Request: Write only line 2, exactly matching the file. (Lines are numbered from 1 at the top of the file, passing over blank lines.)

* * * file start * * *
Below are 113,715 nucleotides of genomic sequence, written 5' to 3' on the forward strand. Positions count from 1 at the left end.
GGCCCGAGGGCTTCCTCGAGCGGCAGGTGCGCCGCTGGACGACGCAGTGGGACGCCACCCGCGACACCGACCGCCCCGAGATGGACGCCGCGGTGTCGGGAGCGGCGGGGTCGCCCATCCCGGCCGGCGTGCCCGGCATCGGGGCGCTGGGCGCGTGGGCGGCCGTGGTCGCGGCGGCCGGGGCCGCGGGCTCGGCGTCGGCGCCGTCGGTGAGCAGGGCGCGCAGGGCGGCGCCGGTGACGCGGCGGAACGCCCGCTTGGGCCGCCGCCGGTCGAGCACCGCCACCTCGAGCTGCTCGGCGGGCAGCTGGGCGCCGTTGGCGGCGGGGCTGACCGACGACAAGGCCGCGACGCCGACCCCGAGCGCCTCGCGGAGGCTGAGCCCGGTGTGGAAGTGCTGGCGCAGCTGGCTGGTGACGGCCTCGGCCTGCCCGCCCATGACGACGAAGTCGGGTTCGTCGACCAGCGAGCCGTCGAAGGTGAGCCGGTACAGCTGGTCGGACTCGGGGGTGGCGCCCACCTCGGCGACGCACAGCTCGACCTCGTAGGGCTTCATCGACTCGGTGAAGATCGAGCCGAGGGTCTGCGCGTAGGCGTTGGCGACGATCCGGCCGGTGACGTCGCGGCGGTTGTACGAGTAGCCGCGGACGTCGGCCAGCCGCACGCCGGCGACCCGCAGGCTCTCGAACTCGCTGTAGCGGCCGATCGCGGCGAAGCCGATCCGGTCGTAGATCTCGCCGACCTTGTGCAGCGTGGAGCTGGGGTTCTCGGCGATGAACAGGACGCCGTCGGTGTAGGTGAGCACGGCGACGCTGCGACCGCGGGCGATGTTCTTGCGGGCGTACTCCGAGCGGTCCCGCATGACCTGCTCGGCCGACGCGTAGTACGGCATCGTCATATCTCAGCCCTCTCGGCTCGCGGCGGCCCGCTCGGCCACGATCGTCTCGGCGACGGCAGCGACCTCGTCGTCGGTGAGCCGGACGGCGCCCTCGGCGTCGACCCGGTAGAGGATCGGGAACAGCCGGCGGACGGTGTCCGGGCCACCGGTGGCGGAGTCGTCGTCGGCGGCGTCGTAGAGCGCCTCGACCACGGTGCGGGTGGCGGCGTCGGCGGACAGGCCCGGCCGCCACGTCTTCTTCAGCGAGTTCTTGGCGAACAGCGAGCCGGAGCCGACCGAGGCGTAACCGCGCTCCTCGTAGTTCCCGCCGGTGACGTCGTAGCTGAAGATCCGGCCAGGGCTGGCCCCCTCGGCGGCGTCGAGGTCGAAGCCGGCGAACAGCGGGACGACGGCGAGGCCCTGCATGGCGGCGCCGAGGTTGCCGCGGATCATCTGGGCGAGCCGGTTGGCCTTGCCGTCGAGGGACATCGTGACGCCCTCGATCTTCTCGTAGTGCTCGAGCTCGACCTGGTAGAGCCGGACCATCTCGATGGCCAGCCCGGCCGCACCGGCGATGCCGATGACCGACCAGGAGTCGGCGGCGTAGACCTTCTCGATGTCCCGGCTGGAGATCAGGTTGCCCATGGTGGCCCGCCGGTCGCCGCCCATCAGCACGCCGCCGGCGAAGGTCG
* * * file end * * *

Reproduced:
GGCCCGAGGGCTTCCTCGAGCGGCAGGTGCGCCGCTGGACGACGCAGTGGGACGCCACCCGCGACACCGACCGCCCCGAGATGGACGCCGCGGTGTCGGGAGCGGCGGGGTCGCCCATCCCGGCCGGCGTGCCCGGCATCGGGGCGCTGGGCGCGTGGGCGGCCGTGGTCGCGGCGGCCGGGGCCGCGGGCTCGGCGTCGGCGCCGTCGGTGAGCAGGGCGCGCAGGGCGGCGCCGGTGACGCGGCGGAACGCCCGCTTGGGCCGCCGCCGGTCGAGCACCGCCACCTCGAGCTGCTCGGCGGGCAGCTGGGCGCCGTTGGCGGCGGGGCTGACCGACGACAAGGCCGCGACGCCGACCCCGAGCGCCTCGCGGAGGCTGAGCCCGGTGTGGAAGTGCTGGCGCAGCTGGCTGGTGACGGCCTCGGCCTGCCCGCCCATGACGACGAAGTCGGGTTCGTCGACCAGCGAGCCGTCGAAGGTGAGCCGGTACAGCTGGTCGGACTCGGGGGTGGCGCCCACCTCGGCGACGCACAGCTCGACCTCGTAGGGCTTCATCGACTCGGTGAAGATCGAGCCGAGGGTCTGCGCGTAGGCGTTGGCGACGATCCGGCCGGTGACGTCGCGGCGGTTGTACGAGTAGCCGCGGACGTCGGCCAGCCGCACGCCGGCGACCCGCAGGCTCTCGAACTCGCTGTAGCGGCCGATCGCGGCGAAGCCGATCCGGTCGTAGATCTCGCCGACCTTGTGCAGCGTGGAGCTGGGGTTCTCGGCGATGAACAGGACGCCGTCGGTGTAGGTGAGCACGGCGACGCTGCGACCGCGGGCGATGTTCTTGCGGGCGTACTCCGAGCGGTCCCGCATGACCTGCTCGGCCGACGCGTAGTACGGCATCGTCATATCTCAGCCCTCTCGGCTCGCGGCGGCCCGCTCGGCCACGATCGTCTCGGCGACGGCAGCGACCTCGTCGTCGGTGAGCCGGACGGCGCCCTCGGCGTCGACCCGGTAGAGGATCGGGAACAGCCGGCGGACGGTGTCCGGGCCACCGGTGGCGGAGTCGTCGTCGGCGGCGTCGTAGAGCGCCTCGACCACGGTGCGGGTGGCGGCGTCGGCGGACAGGCCCGGCCGCCACGTCTTCTTCAGCGAGTTCTTGGCGAACAGCGAGCCGGAGCCGACCGAGGCGTAACCGCGCTCCTCGTAGTTCCCGCCGGTGACGTCGTAGCTGAAGATCCGGCCAGGGCTGGCCCCCTCGGCGGCGTCGAGGTCGAAGCCGGCGAACAGCGGGACGACGGCGAGGCCCTGCATGGCGGCGCCGAGGTTGCCGCGGATCATCTGGGCGAGCCGGTTGGCCTTGCCGTCGAGGGACATCGTGACGCCCTCGATCTTCTCGTAGTGCTCGAGCTCGACCTGGTAGAGCCGGACCATCTCGATGGCCAGCCCGGCCGCACCGGCGATGCCGATGACCGACCAGGAGTCGGCGGCGTAGACCTTCTCGATGTCCCGGCTGGAGATCAGGTTGCCCATGGTGGCCCGCCGGTCGCCGCCCATCAGCACGCCGCCGGCGAAGGTCG